If you want to do some indoor training you can get a cheap turbo for less than a hundred quid, so why would you splash over a grand on the Elite Real E-Motion rollers? Well it'll depend on what kind of rider you are, how you cope with indoor training and how much data you like to collect. And how deep your pockets are, of course.
Elite's E-Motion roller bed is the basis of this beast. It's a sprung unit sat within a static chassis, so it's capable of moving fore and aft underneath you. This is a bit disconcerting at first but feels quite natural once you get used to it.
The rollers have a lip at the side, and at the front there's also a guide roller (a skate wheel set horizontally, basically) to keep your front wheel on the right track. The whole unit is very well made and reassuringly stiff. If you haven't ridden rollers before than that's a learning curve obviously, but these are more forgiving than many.
Added to the chassis is an electronic ANT+ resistance unit. That unit will talk to your computer (or phone) via an ANT+ USB stick, which will also pick up other ANT+ sources such as a heart rate monito. That means you can use your PC to both record your rides and do a whole lot more. There's no Mac version of the software, although I used a Mac running VMWare Fusion and that was fine.
If you're looking at this trainer then one of the things you're probably interested in is the Real DVD collection, which allows you to ride famous climbs and such on screen. We got a few sent down with the trainer and set to work trying to haul ourselves up the Col du Galibier and the like. The rollers can react to changes in incline by increasing or decreasing resistance, and the video speeds up or slows down depending on what you're doing with your legs.
It all works pretty well, too. The resistance unit isn't capable of accurately replicating steeper climbs (more on that later) but it does a decent job of following the contours. You can have a Google Maps window as well as the video to follow the climb that way, and there's also other ride data such as ride time, heart rate, cadence (which the rollers can deduce from your pedalling), estimated power, climbing and so on. The power estimates of the software I found to be an overestimate, although they were consistent.
If you haven't got any DVDs you can map out your own route using the software's mapping interface which uses Google Maps to create your ride. This is a bit fiddly, but works fine. Again, elevation data from the map is used to change the resistance of the roller, although it's worth pointing out that the software averages gradient between plotted points. So if one click is at the top of one side of the valley and the next is at the other side, down a descent and up an ascent, you might find yourself pedalling on the flat. In the sky, effectively. If you want to replicate all the gradient changes of your favourite climbs then you'll need lots of points, closely spaced.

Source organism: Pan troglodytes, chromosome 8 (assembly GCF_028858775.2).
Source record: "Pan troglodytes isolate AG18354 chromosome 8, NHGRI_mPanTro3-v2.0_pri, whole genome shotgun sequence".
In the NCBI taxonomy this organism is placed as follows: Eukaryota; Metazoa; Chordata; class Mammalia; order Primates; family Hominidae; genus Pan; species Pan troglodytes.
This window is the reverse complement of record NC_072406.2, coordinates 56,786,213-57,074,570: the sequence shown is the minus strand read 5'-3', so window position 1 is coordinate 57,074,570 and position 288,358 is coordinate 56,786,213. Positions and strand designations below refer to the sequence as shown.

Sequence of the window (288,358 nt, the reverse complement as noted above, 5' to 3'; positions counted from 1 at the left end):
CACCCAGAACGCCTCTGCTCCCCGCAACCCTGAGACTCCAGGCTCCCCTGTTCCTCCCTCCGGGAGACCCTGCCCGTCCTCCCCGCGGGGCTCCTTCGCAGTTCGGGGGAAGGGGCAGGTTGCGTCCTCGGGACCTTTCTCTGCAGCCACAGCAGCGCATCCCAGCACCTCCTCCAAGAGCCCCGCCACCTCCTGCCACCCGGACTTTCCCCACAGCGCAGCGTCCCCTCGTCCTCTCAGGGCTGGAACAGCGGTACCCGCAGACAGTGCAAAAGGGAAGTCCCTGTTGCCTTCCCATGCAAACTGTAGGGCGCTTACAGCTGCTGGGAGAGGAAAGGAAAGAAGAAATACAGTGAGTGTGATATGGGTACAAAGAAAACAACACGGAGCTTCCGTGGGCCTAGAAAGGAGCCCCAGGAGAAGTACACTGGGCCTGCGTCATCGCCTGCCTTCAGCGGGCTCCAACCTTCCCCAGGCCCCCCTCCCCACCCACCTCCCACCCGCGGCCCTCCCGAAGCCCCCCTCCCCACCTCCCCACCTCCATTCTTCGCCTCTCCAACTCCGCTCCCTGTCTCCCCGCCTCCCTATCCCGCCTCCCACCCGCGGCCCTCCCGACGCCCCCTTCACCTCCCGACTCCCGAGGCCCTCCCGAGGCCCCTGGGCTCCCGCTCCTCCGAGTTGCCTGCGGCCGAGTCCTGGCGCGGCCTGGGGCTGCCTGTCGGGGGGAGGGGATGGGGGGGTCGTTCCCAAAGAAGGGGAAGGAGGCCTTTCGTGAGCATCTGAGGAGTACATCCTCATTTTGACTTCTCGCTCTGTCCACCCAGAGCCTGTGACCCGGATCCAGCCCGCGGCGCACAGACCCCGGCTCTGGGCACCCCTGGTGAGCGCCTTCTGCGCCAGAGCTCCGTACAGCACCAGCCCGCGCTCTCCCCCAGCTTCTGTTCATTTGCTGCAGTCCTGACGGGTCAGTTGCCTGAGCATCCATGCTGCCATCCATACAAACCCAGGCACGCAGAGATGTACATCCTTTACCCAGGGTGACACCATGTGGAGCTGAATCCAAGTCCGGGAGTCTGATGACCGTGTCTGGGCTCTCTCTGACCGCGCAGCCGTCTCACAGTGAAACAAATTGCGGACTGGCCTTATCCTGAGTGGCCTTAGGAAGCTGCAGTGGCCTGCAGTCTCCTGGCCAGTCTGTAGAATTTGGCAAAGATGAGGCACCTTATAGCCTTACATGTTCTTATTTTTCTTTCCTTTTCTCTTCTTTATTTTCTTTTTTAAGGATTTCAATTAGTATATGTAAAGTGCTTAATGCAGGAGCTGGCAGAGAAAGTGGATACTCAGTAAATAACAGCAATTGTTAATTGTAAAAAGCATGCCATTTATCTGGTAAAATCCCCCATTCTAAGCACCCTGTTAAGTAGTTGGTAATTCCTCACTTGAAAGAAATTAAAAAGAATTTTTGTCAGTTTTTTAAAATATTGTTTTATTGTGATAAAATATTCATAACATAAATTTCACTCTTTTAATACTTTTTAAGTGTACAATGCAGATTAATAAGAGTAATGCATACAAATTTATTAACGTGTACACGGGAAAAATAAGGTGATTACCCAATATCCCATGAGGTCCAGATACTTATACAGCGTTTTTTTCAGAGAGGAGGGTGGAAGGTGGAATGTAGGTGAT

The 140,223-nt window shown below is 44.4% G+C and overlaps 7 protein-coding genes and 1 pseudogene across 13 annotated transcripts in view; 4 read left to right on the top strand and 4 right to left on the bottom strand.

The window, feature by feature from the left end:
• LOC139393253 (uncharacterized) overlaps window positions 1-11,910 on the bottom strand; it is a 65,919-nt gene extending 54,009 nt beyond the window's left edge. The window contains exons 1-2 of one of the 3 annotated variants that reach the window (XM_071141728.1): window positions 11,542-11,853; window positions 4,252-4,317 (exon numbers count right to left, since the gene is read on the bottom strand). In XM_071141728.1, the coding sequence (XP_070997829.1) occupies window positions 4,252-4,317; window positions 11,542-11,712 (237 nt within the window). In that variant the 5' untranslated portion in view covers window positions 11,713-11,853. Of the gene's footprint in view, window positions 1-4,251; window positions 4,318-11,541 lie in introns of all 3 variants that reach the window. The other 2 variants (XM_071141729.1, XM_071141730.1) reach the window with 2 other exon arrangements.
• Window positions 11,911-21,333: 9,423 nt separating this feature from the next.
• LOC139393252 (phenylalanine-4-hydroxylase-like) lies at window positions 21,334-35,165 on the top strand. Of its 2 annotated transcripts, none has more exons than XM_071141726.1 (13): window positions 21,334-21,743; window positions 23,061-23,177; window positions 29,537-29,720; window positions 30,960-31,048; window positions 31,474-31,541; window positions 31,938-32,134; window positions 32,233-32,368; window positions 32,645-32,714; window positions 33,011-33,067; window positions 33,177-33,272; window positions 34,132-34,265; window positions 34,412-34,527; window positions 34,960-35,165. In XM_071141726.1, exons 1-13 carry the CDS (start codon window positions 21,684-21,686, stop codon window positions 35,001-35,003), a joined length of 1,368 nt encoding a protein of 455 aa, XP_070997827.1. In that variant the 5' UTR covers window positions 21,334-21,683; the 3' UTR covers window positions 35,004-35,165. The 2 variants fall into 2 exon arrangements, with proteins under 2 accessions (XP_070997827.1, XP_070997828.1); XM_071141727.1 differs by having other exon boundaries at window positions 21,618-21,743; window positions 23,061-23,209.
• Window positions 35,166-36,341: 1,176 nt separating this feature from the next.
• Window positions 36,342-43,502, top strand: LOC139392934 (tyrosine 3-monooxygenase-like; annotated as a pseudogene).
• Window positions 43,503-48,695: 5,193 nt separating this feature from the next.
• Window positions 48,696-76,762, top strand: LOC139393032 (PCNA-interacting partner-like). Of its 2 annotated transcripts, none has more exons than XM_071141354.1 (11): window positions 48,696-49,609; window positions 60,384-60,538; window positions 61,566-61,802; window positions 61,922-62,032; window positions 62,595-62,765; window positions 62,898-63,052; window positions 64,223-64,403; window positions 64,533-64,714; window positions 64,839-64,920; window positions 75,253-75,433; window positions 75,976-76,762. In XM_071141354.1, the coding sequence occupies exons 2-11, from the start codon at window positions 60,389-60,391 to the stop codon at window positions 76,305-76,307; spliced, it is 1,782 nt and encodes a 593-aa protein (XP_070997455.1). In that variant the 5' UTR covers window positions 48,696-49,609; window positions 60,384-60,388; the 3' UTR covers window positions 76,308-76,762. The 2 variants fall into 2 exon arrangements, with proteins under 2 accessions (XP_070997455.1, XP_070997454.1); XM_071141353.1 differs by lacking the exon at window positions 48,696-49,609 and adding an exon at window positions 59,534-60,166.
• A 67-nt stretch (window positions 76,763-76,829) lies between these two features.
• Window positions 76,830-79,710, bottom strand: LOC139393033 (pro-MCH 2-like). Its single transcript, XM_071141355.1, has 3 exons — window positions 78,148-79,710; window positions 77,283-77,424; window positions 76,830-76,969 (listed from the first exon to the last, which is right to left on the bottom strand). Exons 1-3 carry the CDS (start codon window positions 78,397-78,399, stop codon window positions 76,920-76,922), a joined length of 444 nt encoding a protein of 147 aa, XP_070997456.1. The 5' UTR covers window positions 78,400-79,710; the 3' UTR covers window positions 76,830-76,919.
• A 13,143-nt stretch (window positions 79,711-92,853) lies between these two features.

There's a new string to the Real software's bow, too: RealVideo. You can go out with your iPhone or Android device – or out in your car – and record video of a ride. When you upload it from your phone it'll be available to anyone who has the Real software to download and try.
We had a go making some videos of the climbs round Bath and it works pretty well. There's a certain amount of lag between the video getting to the top of the hill and the climbing stopping on the rollers, and descents can last quite a long way into the next climb if you're going fast. It's much more noticeable on a route you know. I tried a few from Italy and Canada and it's certainly interesting to be out on someone else's training route in your spare room. The system needs a far more fully-featured interface for finding rides you might want to do – at the moment it's essentially a list – but it has a fair bit of potential.
I found on routes I know that up to about six percent gradient the Real can cope, but after that you're just doing a six percent climb, whatever you're really on, which makes Brassknocker Hill a lot less fearsome. That holds true for Alpe d'Huez too, or whatever else you want to ride on video: it's not a true reflection of the difficulty of the climb. But it is fun, and repeatable, so you can race yourself up to the ski station.
There are fairly extensive training options on the Real software too. The benchmark test that Elite use is the Conconi test. It's a ramp test which plots your heart rate against increasing speed. The classic Conconi graph is a linear relationship between effort and heart rate until a certain point where the heart rate line will flatten; that's the point at which your effort becomes anaerobic.
Multiple Conconi tests on the same setup (it's pretty repeatable on the rollers) will show if your training is affecting your aerobic threshold for the better, and also whether you're able to sustain a certain speed for less effort.
As well as the Conconi test you can also set up the software to take you through preset training programs, or design your own. You can even hook up with a friend – either over the local network, or remotely – to race over a set course. Plus of course you can try to beat your own times. All in all the software is perfectly usable although it doesn't feel quite as slick as it could at times.